Photo by Cortney Armitage
It was only fitting that Conor Oberst should walk onstage at BRIC Celebrate Brooklyn just minutes after the skies had opened up in a downpour over Prospect Park. The intensity and vulnerability that have always been his trademarks are particularly well suited for a rain-soaked New York crowd on a summer night.
Dressed, per usual, in all black, harmonica around his neck and sunglasses on despite the fact the sun had set an hour before, Oberst took command of the evening immediately with the relatively subdued “Barbary Coast (Later),” one of the many highlights off this year’s Salutations. Much of the material for the night drew from that record, including rousing takes on “A Little Uncanny” and “Till St. Dymphna Kicks Us Out,” which all put his chosen backing band, which features members of The Felice Brothers, to spectacular use. Since his early days Oberst has been dogged with Bob Dylan comparisons, ad this tour is certain not to help the matter as the biting, brittle electric guitar and beautiful accordion and violin work distinctly recall Dylan’s time with The Band as well as his Rolling Thunder Revue.
All those hoping to hear some of their favorites from elsewhere in Conor’s catalog, weren’t left disappointed, and while the Bright Eyes songs may have been few and far between, the sing-alongs that accompanied each one, along with older solo staples like “Cape Canaveral,” made it all worthwhile. Introducing “Southern State” Oberst made his first political jab of the night, saying of the South “People talk real nice down there, it’s just all the other stuff that’s rough.” It wasn’t long before he let himself get a little more heated, thought, calling President Trump “a truly worthless human being,” adding, “and I fucking hate his whole family too,” before launching into a truly ferocious performance of “Roosevelt Room,” a song off his Mystic Valley Band’s 2009 album Outer South.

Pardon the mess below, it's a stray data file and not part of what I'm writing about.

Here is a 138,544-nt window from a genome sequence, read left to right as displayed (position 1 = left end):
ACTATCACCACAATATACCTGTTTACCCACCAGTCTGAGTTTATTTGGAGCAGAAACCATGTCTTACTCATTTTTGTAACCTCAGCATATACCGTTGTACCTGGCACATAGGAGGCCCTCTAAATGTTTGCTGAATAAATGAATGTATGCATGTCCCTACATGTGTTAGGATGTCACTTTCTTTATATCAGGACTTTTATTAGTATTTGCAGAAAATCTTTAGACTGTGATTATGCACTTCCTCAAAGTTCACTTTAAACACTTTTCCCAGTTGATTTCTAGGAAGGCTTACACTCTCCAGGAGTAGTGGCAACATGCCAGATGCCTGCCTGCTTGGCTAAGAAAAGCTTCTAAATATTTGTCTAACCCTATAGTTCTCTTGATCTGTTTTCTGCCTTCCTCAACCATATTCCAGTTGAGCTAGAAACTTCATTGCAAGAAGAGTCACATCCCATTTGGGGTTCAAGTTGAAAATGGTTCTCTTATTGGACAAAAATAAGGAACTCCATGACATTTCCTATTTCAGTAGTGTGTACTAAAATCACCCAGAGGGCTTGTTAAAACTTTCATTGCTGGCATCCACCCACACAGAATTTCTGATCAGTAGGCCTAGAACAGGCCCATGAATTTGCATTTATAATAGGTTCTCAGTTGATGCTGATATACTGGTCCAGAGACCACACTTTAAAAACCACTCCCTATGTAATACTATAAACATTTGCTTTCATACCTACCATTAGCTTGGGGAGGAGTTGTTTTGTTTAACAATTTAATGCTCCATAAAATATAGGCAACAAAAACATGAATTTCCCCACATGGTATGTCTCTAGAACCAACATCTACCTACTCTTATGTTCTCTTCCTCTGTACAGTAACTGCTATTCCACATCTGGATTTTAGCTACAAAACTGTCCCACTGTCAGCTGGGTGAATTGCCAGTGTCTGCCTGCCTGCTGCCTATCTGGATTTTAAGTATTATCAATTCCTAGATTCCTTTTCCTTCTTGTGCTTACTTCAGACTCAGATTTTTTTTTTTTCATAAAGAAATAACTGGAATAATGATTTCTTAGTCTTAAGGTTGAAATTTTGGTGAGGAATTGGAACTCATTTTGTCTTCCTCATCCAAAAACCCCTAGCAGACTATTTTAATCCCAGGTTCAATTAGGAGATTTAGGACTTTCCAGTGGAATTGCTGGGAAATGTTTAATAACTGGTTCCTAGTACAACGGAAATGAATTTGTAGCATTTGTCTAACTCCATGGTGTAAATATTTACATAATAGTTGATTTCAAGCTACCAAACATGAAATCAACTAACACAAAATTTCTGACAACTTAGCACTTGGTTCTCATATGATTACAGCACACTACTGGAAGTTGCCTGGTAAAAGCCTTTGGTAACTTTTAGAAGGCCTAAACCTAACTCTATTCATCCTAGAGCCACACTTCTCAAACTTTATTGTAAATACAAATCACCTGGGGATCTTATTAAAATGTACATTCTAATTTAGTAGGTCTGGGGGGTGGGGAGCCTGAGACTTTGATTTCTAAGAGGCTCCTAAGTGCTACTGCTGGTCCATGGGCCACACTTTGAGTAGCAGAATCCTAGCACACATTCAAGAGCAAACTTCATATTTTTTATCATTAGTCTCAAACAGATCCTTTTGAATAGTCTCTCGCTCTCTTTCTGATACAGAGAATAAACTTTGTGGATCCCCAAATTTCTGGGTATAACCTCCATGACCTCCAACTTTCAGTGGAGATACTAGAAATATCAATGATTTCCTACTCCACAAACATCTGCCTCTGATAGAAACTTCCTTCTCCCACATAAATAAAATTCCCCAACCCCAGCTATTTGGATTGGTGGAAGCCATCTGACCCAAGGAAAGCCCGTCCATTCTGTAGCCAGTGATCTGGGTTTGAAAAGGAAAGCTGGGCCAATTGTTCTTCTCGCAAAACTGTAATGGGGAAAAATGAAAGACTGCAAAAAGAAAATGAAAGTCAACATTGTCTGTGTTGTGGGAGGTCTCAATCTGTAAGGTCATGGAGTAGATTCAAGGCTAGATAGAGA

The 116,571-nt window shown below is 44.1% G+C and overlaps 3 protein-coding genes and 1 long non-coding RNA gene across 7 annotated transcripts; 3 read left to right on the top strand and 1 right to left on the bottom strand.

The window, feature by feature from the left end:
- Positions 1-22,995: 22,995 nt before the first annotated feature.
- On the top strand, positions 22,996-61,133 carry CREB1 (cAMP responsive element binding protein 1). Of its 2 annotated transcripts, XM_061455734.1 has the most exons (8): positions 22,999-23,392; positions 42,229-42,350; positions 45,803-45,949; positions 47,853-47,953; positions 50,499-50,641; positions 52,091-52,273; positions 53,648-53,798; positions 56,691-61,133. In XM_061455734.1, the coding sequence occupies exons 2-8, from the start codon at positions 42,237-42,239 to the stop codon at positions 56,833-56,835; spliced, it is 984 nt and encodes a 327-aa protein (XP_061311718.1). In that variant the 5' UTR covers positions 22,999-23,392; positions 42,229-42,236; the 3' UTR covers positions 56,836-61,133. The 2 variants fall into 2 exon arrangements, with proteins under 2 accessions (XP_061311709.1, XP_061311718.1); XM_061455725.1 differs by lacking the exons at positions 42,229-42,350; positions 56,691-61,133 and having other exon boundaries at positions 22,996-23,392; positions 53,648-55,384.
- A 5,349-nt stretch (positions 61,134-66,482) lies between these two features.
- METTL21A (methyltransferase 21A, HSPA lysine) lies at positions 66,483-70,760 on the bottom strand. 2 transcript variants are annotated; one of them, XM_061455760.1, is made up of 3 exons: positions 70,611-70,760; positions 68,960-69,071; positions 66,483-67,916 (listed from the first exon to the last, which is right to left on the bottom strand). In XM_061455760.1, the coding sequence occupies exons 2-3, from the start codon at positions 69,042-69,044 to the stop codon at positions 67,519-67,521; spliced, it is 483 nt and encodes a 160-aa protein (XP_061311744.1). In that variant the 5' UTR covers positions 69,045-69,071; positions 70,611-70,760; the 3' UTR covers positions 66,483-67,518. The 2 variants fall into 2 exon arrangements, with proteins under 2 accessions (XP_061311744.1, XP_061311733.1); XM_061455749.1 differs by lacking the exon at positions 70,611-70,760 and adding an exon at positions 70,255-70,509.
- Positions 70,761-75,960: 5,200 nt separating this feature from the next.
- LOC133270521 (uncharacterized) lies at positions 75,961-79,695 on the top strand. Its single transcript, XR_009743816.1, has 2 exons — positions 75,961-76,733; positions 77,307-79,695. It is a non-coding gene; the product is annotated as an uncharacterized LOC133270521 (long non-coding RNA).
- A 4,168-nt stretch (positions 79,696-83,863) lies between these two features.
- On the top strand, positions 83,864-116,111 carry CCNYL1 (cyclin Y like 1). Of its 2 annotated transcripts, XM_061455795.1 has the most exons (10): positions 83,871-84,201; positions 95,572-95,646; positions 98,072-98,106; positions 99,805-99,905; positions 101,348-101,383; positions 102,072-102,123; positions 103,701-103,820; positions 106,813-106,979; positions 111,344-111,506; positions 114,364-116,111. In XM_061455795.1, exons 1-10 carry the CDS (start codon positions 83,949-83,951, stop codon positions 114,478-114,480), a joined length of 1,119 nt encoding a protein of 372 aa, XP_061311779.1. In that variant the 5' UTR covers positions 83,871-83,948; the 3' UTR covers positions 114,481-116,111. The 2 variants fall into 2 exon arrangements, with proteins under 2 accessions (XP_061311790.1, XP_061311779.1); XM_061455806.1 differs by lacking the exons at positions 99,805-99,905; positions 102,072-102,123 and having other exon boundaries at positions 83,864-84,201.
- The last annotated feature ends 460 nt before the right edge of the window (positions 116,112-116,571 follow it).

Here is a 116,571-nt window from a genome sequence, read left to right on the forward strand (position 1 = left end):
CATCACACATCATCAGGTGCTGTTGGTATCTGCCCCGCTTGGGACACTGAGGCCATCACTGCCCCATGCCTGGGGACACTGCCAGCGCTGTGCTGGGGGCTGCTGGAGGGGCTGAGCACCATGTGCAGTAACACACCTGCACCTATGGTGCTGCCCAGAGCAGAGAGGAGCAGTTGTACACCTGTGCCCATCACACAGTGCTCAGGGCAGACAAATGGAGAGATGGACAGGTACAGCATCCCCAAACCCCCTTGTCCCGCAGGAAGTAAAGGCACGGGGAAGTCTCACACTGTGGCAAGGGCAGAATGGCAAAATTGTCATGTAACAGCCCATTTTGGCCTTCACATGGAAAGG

As the night cooled off, the rain and the clouds having cleared out, Conor began his encore by taking a seat at his piano alone and playing a stunner of a new song. “No one’s gonna change, nobody ever does/And I’m never gonna do what you want me to,” he sang, his voice practically dripping with the kind of heartache that drew people to Bright Eyes over a decade ago. The show ended with a slow-building dramatic rendition of Bright Eyes’ “Train Under Water” and the raucous “Napalm,” appropriately burning down the house as Oberst strutted the stage, kneeled at his guitar player’s feet when he interjected with a solo, and spit out fiery lyrics with passion. If it weren’t for the curfew, it wouldn’t have been surprising if they kept things going for another hour or more, but as it stood it was still a night that proved Conor Oberst is the best he’s been in years, and shows no signs of slowing down.